Questions about West Coast Swing
What is West Coast Swing?
West Coast Swing (WCS), also called Modern Swing, is a style of swing that is danced to modern music. Instead of being upbeat and bouncy, this style of dance is smooth and elastic. It can be danced to all types of music, from blues to pop to rock-and-roll. Check out our What is WCS? page for more information.
Do I have to dance to traditional swing/big band music?
Not at all! WCS can be danced to any type of music in 4/4 time. Since West Coast Swing is a dance that evolves with modern music, you will mostly be dancing to pop, R&B, and blues. Our social dancing commonly features music by artists like Ed Sheeran, Ariana Grande, Taylor Swift, and Sam Smith.
What are ways outside of group lessons that I can learn more about the dance?
Private lessons are a great way to learn and grow quickly in your dance. We regularly have professional dancers in town for events. If you are interested in learning from them in a private lesson, please ask one of our instructors or officers for more information. You can also drill and practice on your own. Please check out our Videos page for more resources. One of the best ways to grow as a dancer is to social dance with as many people as possible. We have social dancing every week after lessons. We hope to see you there!
Questions about events and competition
Does everyone at Aggie Westies compete at events?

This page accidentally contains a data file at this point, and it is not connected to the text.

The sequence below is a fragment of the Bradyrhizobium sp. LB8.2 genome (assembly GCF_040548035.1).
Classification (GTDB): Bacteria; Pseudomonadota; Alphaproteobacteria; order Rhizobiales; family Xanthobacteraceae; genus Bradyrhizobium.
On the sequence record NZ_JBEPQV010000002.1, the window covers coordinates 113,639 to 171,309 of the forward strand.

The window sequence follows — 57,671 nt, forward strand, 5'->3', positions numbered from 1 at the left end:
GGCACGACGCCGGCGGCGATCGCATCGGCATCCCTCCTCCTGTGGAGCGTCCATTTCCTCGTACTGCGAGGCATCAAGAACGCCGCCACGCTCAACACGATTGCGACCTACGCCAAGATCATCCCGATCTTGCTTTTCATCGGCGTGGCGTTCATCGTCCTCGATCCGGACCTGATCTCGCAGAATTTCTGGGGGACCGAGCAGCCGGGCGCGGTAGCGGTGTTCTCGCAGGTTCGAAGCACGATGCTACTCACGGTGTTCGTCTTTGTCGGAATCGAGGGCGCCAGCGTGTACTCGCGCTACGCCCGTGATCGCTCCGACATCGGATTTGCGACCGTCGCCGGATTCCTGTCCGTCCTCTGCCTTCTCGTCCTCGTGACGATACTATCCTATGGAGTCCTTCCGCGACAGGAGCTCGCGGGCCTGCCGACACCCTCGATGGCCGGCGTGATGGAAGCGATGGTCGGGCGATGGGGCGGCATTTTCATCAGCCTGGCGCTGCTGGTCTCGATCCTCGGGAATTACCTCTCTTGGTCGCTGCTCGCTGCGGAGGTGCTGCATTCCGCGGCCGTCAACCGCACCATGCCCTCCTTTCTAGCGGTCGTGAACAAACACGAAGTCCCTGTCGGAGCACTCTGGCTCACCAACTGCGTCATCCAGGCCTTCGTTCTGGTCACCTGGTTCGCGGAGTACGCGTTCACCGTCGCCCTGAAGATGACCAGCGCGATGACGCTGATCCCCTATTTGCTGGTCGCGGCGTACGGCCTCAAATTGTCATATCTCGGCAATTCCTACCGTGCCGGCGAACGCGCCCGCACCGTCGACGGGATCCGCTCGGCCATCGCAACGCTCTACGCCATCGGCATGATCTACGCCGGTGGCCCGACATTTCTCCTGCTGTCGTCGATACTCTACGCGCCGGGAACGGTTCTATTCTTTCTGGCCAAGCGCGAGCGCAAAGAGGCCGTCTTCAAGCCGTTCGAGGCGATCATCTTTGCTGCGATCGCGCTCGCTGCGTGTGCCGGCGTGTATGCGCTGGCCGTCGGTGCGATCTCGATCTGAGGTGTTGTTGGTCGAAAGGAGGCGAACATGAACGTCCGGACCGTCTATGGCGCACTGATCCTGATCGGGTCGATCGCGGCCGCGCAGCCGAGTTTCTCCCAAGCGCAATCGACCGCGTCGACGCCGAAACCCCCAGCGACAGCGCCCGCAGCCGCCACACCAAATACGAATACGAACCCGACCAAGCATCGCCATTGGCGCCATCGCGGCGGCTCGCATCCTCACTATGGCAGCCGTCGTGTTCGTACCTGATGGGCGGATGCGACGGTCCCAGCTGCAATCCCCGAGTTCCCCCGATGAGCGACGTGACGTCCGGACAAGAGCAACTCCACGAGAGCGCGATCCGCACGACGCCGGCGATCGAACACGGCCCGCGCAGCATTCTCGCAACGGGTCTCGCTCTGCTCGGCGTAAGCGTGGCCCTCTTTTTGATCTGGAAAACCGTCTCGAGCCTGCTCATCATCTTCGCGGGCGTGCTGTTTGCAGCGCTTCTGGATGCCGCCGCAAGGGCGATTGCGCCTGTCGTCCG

No. Dance events are a great way to learn and get social dancing experience, and thus, many of our members enjoy attending these events. Some of our dancers are interested in competing at these events, and some are not. It is totally based on personal preference. You will never be pressured to compete or attend any events.
I’m interested in going to an event, but I’m not ready to compete. Is it possible to attend an event without competing?
Absolutely! Events typically have three main components: competition, workshops, and social dancing. It is certainly an option to participate in only the workshops and social dancing without competing. If you are a student, you can often get a discounted student rate on your weekend pass.
I’m interested in going to an event, and I’m ready to compete. How do I find out more?
Please speak to one of the instructors or officers. We are happy to help you prepare for your first competition. If you are a student, you can often get a discounted student rate on your weekend pass.
What are the types of competition?
There are three main types:
The most common type is Jack-and-Jill. You are randomly assigned different partners and songs to test your lead and follow abilities. In Strictly Swing, you are allowed to pick your partner in advance, but not your songs. Routines are the third type. In this style of competition, you pick both your partner and song in advance. This is the only division where you are allowed to develop choreography and wear costumes.
Each of the types of competition is divided into levels based on experience. The levels are Newcomer, Novice, Intermediate, Advanced, All Star, and Champion. (There is also a Masters Division for dancers of all experience levels that are over a certain age.) Once you get enough points in Jack-and Jills in one level, you can compete in the next level.